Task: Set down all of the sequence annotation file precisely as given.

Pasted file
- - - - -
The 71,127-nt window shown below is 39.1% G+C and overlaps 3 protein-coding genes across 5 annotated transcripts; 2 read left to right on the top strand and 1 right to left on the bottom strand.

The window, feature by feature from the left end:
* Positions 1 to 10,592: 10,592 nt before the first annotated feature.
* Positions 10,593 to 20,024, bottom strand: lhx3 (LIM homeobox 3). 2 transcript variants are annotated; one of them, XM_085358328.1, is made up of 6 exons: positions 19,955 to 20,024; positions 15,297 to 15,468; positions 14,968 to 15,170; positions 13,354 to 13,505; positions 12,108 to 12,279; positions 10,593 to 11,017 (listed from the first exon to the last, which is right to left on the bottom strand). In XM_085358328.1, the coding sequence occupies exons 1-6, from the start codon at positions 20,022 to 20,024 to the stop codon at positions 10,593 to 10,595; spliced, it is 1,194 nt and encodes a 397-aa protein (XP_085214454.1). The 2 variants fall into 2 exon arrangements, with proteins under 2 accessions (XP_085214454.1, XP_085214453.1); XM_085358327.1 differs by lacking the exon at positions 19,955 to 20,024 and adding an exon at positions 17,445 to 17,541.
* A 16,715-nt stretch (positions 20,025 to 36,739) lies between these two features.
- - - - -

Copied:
The 71,127-nt window shown below is 39.1% G+C and overlaps 3 protein-coding genes across 5 annotated transcripts; 2 read left to right on the top strand and 1 right to left on the bottom strand.

The window, feature by feature from the left end:
* Positions 1 to 10,592: 10,592 nt before the first annotated feature.
* Positions 10,593 to 20,024, bottom strand: lhx3 (LIM homeobox 3). 2 transcript variants are annotated; one of them, XM_085358328.1, is made up of 6 exons: positions 19,955 to 20,024; positions 15,297 to 15,468; positions 14,968 to 15,170; positions 13,354 to 13,505; positions 12,108 to 12,279; positions 10,593 to 11,017 (listed from the first exon to the last, which is right to left on the bottom strand). In XM_085358328.1, the coding sequence occupies exons 1-6, from the start codon at positions 20,022 to 20,024 to the stop codon at positions 10,593 to 10,595; spliced, it is 1,194 nt and encodes a 397-aa protein (XP_085214454.1). The 2 variants fall into 2 exon arrangements, with proteins under 2 accessions (XP_085214454.1, XP_085214453.1); XM_085358327.1 differs by lacking the exon at positions 19,955 to 20,024 and adding an exon at positions 17,445 to 17,541.
* A 16,715-nt stretch (positions 20,025 to 36,739) lies between these two features.